So, now that we’ve worked on motivating the customers to adventure deeper into their energy journey using updated technology, we’re done, right? Wrong. We can talk tech and digital revolution until we must run to plug in our charger, but the customer journey is not just the digital experience of signing up, incentivizing the continued participation. It is also the personal interaction at the technician level. What happens during that interaction can either fuel the customer’s desire to continue their journey or stop them in their tracks. To continue my food metaphor, how often does a bad waiter ruin your food experience at a restaurant you love? That “bad taste” left from a rotten service experience tends to linger. The customer journey must include energy advisors that are not only knowledgeable about the service they are performing, but are also cross-trained on all the utility offerings. They get to hear the customer’s fears and worries firsthand, and if we educate the advisors in all that the utility has to offer, regardless of what belongs to their specific program, that customer is going to move forward in their journey if they are offered a solution in that moment.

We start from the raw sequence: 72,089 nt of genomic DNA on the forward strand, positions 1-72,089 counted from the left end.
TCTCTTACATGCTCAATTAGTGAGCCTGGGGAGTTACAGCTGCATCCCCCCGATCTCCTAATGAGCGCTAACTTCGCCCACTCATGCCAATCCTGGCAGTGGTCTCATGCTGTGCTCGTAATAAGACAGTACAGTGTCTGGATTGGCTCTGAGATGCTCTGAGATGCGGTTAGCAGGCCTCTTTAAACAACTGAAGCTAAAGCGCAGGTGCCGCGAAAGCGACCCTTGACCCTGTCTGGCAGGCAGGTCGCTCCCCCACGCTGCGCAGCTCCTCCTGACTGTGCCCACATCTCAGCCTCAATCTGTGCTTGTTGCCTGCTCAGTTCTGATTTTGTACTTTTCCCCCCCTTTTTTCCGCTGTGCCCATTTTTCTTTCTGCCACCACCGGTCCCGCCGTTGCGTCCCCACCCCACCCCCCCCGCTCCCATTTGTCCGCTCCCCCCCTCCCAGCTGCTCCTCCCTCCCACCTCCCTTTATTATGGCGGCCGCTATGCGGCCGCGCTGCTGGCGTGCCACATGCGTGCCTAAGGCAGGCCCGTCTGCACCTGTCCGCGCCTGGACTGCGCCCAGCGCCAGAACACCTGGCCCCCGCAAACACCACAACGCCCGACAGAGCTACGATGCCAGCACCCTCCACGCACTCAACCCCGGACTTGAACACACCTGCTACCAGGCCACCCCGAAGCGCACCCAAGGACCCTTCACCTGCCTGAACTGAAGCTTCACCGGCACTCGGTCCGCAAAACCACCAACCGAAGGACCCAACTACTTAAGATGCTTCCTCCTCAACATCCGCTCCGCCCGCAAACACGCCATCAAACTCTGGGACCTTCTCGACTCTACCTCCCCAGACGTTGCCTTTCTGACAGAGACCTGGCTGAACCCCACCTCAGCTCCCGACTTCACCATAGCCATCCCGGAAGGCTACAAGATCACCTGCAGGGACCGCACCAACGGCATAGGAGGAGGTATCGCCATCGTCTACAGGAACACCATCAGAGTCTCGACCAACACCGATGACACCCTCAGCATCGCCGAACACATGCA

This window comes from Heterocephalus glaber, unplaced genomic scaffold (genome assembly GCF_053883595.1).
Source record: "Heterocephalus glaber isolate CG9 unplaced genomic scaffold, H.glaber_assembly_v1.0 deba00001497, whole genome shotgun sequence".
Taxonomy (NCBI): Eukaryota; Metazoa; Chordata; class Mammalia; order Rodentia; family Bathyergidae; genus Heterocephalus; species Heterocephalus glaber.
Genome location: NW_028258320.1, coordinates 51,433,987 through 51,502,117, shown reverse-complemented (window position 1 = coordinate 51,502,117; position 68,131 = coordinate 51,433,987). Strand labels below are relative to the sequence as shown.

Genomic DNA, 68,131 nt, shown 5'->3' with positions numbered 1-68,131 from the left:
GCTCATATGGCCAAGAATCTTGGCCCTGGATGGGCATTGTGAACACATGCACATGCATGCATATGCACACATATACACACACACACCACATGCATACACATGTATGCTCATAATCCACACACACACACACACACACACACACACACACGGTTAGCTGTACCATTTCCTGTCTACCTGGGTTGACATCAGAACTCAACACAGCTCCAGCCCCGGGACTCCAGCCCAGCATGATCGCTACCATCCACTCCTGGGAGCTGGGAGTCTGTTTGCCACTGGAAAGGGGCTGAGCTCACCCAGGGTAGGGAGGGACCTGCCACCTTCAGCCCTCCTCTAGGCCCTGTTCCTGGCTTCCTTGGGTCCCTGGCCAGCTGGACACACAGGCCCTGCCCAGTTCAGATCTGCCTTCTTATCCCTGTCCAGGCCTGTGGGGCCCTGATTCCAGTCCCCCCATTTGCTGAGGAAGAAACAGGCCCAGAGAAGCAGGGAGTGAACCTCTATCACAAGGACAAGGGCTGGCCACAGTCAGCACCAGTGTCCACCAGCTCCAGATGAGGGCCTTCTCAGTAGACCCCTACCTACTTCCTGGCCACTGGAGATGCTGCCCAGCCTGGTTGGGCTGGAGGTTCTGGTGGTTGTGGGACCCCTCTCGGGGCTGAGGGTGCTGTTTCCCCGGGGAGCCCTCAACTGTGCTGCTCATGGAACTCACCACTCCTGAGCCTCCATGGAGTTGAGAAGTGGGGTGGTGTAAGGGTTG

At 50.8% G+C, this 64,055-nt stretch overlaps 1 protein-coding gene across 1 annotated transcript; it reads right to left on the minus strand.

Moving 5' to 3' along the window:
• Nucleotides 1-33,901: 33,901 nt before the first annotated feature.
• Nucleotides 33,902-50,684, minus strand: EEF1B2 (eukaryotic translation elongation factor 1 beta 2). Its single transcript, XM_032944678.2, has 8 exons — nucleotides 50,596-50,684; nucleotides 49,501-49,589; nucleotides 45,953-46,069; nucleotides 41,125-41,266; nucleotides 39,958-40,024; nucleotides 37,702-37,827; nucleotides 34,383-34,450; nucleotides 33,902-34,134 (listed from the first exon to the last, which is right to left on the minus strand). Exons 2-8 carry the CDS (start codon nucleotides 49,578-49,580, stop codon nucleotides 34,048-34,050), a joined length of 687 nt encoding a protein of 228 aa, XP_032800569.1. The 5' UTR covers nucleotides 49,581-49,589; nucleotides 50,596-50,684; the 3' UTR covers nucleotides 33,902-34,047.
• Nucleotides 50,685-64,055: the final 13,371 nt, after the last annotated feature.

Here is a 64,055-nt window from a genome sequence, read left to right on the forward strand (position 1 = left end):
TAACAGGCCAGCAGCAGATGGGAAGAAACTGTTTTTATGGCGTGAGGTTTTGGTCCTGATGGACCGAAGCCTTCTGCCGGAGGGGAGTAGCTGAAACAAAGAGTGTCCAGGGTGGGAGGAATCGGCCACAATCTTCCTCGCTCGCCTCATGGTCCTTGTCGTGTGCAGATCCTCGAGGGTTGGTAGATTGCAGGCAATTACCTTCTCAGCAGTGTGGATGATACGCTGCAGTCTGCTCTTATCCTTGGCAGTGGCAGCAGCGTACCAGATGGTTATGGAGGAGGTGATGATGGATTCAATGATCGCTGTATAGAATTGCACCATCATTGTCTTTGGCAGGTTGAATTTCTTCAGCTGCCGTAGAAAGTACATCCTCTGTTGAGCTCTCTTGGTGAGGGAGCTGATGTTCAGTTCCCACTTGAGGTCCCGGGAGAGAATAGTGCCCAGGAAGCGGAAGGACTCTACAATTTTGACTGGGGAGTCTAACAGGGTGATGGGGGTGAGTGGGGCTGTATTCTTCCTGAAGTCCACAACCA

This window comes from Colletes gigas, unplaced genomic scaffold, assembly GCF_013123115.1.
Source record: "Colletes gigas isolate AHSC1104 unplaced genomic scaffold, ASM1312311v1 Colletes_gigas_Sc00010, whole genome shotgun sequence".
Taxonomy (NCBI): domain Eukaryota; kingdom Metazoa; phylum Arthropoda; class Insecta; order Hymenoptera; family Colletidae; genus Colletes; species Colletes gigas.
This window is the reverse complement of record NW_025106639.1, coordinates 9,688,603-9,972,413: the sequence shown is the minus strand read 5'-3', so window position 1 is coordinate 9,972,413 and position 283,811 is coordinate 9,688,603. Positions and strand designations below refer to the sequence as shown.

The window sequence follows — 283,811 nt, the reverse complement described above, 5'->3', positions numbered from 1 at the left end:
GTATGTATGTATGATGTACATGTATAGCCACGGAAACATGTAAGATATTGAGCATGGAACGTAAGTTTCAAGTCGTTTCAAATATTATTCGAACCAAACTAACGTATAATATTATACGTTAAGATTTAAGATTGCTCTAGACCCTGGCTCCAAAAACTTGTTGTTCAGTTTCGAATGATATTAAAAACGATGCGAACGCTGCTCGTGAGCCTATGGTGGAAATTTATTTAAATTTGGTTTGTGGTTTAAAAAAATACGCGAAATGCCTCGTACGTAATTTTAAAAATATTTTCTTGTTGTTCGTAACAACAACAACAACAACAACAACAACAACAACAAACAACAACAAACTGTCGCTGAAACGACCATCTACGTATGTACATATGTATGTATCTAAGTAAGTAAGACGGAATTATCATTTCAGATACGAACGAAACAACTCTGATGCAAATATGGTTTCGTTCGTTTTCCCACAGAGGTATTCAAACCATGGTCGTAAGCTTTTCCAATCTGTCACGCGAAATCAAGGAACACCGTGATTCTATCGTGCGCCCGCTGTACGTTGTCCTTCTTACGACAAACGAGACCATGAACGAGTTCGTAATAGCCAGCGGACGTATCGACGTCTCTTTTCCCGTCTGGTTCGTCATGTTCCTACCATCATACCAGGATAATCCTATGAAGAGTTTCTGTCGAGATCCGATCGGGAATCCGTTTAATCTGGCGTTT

Joining forces starts with the utility and each of its vendors. This can happen in a variety of ways, including cross-training sessions, educational leave-behinds that cover the entire spectrum the utility has to offer, and shared customer experience sessions that allow technicians to share customers’ questions and requests directly with the utility. The less aware we make the customer of the multiple layers, vendors, and processes that exist, the simpler we make their path to deeper engagement.
Bringing customers into the grid optimization world means providing choices on their terms, with one platform, a network of vendors that are knowledgeable across programs, and incentivizing that participation based on offerings tailored to each customer. Now that’s a recipe worth trying. Bon Appetit!
To learn more about how Franklin Energy's NGAGE can transform the way customers interact with your utility, schedule a demo with our experts.
Liz Mckinley leverages her unique blend of tactical and creative skills to provide a consistent level of excellence in all she does. She is responsible for designing, editing, and publishing marketing collateral for utility companies and planning and implementing yearly marketing strategies for each utility she serves. Liz also works with a variety of teams and local non-profit organizations to ensure annual marketing plans are executed accurately and according to budget. She holds a bachelor’s degree in communications from Marian University.